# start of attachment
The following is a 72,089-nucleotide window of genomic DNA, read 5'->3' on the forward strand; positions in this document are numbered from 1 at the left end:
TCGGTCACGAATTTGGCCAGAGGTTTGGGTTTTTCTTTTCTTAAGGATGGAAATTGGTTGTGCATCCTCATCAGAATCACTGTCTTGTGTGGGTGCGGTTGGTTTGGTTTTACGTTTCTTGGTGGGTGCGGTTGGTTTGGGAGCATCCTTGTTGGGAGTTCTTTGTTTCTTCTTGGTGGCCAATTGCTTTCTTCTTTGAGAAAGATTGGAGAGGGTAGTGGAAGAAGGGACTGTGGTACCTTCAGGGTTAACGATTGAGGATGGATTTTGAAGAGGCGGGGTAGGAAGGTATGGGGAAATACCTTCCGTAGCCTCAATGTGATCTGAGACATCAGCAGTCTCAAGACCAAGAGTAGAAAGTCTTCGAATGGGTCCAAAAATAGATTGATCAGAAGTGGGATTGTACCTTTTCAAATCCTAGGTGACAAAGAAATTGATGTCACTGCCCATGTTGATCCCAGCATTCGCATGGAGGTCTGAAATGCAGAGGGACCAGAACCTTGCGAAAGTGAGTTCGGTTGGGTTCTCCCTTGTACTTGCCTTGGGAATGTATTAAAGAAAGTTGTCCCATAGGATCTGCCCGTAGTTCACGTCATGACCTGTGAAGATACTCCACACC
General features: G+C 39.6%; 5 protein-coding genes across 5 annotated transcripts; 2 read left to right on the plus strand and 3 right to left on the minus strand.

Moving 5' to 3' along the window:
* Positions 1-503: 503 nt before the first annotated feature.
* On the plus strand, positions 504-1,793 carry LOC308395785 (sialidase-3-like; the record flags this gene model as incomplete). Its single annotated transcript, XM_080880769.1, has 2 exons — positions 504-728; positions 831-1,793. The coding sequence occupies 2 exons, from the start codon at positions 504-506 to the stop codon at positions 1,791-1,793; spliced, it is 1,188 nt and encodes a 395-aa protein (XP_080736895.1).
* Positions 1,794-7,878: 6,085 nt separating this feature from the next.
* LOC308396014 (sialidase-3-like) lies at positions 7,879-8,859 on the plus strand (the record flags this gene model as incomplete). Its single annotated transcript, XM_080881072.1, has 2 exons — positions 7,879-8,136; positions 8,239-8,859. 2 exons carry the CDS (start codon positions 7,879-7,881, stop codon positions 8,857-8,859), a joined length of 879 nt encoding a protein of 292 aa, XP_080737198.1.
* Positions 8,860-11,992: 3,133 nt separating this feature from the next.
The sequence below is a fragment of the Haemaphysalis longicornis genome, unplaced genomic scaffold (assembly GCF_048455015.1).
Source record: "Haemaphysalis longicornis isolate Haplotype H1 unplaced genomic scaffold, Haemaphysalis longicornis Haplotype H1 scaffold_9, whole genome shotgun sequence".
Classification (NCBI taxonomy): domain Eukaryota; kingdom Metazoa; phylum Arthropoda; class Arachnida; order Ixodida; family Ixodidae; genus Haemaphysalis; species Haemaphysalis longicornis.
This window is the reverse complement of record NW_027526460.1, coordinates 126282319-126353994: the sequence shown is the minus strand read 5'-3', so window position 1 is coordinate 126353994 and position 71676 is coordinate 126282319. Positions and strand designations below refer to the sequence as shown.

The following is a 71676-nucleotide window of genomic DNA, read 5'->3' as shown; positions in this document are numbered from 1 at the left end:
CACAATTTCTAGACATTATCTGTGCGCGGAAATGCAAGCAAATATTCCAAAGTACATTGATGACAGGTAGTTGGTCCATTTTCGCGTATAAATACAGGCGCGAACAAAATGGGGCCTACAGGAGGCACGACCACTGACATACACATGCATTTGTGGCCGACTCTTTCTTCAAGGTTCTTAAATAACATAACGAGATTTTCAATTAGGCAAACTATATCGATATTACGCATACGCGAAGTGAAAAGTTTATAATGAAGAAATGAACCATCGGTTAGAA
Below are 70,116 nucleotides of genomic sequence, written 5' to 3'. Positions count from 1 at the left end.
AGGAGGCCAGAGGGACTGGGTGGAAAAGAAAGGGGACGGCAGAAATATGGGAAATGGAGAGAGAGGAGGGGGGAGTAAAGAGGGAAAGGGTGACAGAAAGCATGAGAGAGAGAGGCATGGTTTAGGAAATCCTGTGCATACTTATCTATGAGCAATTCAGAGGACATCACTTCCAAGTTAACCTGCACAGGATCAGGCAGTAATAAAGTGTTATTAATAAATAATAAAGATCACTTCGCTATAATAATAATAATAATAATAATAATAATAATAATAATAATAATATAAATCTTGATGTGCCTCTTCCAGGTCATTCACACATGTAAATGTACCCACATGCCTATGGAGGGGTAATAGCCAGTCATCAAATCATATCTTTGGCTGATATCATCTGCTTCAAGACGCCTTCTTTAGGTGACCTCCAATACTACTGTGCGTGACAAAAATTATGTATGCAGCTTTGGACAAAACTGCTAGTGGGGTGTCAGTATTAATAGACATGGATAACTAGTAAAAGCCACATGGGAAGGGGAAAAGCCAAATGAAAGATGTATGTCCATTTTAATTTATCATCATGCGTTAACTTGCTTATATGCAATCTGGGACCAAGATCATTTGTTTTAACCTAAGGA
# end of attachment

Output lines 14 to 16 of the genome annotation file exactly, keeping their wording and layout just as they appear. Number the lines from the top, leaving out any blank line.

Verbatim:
The following is a 71676-nucleotide window of genomic DNA, read 5'->3' as shown; positions in this document are numbered from 1 at the left end:
CACAATTTCTAGACATTATCTGTGCGCGGAAATGCAAGCAAATATTCCAAAGTACATTGATGACAGGTAGTTGGTCCATTTTCGCGTATAAATACAGGCGCGAACAAAATGGGGCCTACAGGAGGCACGACCACTGACATACACATGCATTTGTGGCCGACTCTTTCTTCAAGGTTCTTAAATAACATAACGAGATTTTCAATTAGGCAAACTATATCGATATTACGCATACGCGAAGTGAAAAGTTTATAATGAAGAAATGAACCATCGGTTAGAA
Below are 70,116 nucleotides of genomic sequence, written 5' to 3'. Positions count from 1 at the left end.